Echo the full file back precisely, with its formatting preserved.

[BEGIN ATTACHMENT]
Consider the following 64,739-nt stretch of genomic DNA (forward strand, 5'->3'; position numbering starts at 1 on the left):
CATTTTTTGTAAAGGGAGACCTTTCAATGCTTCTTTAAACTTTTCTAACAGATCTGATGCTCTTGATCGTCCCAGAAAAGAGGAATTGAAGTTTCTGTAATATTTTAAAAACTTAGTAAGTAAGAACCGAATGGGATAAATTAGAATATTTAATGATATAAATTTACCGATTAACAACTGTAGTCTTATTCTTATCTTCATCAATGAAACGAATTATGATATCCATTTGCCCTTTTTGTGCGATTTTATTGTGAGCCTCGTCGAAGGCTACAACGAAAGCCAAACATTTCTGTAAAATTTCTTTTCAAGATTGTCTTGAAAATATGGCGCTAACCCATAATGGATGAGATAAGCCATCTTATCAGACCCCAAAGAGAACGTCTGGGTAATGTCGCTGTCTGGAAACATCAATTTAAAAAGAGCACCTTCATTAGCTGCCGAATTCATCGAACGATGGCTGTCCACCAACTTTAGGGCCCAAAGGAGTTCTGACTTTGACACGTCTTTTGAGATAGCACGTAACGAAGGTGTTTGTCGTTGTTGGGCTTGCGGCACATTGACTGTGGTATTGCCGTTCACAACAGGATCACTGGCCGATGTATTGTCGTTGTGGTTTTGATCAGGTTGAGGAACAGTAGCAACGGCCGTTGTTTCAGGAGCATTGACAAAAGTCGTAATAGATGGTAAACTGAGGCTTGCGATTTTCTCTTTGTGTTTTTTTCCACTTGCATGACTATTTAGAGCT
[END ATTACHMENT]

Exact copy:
Consider the following 64,739-nt stretch of genomic DNA (forward strand, 5'->3'; position numbering starts at 1 on the left):
CATTTTTTGTAAAGGGAGACCTTTCAATGCTTCTTTAAACTTTTCTAACAGATCTGATGCTCTTGATCGTCCCAGAAAAGAGGAATTGAAGTTTCTGTAATATTTTAAAAACTTAGTAAGTAAGAACCGAATGGGATAAATTAGAATATTTAATGATATAAATTTACCGATTAACAACTGTAGTCTTATTCTTATCTTCATCAATGAAACGAATTATGATATCCATTTGCCCTTTTTGTGCGATTTTATTGTGAGCCTCGTCGAAGGCTACAACGAAAGCCAAACATTTCTGTAAAATTTCTTTTCAAGATTGTCTTGAAAATATGGCGCTAACCCATAATGGATGAGATAAGCCATCTTATCAGACCCCAAAGAGAACGTCTGGGTAATGTCGCTGTCTGGAAACATCAATTTAAAAAGAGCACCTTCATTAGCTGCCGAATTCATCGAACGATGGCTGTCCACCAACTTTAGGGCCCAAAGGAGTTCTGACTTTGACACGTCTTTTGAGATAGCACGTAACGAAGGTGTTTGTCGTTGTTGGGCTTGCGGCACATTGACTGTGGTATTGCCGTTCACAACAGGATCACTGGCCGATGTATTGTCGTTGTGGTTTTGATCAGGTTGAGGAACAGTAGCAACGGCCGTTGTTTCAGGAGCATTGACAAAAGTCGTAATAGATGGTAAACTGAGGCTTGCGATTTTCTCTTTGTGTTTTTTTCCACTTGCATGACTATTTAGAGCT